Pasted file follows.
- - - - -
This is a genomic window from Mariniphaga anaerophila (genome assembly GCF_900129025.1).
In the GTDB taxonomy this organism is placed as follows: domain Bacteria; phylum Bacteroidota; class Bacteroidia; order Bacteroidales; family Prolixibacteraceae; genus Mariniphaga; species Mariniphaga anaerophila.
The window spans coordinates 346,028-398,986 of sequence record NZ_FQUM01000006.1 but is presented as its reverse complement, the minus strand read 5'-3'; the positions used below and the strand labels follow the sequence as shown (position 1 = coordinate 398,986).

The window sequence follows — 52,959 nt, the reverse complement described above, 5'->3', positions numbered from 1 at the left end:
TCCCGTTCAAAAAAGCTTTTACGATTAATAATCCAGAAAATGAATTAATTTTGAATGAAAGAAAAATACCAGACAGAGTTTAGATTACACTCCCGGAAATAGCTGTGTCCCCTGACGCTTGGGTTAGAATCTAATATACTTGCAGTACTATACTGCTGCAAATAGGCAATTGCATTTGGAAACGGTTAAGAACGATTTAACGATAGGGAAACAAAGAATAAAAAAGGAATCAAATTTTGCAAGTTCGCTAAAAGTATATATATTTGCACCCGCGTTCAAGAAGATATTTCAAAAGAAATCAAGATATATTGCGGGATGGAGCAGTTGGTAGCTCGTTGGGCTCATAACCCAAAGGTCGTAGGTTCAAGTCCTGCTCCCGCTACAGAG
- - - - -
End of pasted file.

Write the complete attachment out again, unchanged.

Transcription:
This is a genomic window from Mariniphaga anaerophila (genome assembly GCF_900129025.1).
In the GTDB taxonomy this organism is placed as follows: domain Bacteria; phylum Bacteroidota; class Bacteroidia; order Bacteroidales; family Prolixibacteraceae; genus Mariniphaga; species Mariniphaga anaerophila.
The window spans coordinates 346,028-398,986 of sequence record NZ_FQUM01000006.1 but is presented as its reverse complement, the minus strand read 5'-3'; the positions used below and the strand labels follow the sequence as shown (position 1 = coordinate 398,986).

The window sequence follows — 52,959 nt, the reverse complement described above, 5'->3', positions numbered from 1 at the left end:
TCCCGTTCAAAAAAGCTTTTACGATTAATAATCCAGAAAATGAATTAATTTTGAATGAAAGAAAAATACCAGACAGAGTTTAGATTACACTCCCGGAAATAGCTGTGTCCCCTGACGCTTGGGTTAGAATCTAATATACTTGCAGTACTATACTGCTGCAAATAGGCAATTGCATTTGGAAACGGTTAAGAACGATTTAACGATAGGGAAACAAAGAATAAAAAAGGAATCAAATTTTGCAAGTTCGCTAAAAGTATATATATTTGCACCCGCGTTCAAGAAGATATTTCAAAAGAAATCAAGATATATTGCGGGATGGAGCAGTTGGTAGCTCGTTGGGCTCATAACCCAAAGGTCGTAGGTTCAAGTCCTGCTCCCGCTACAGAG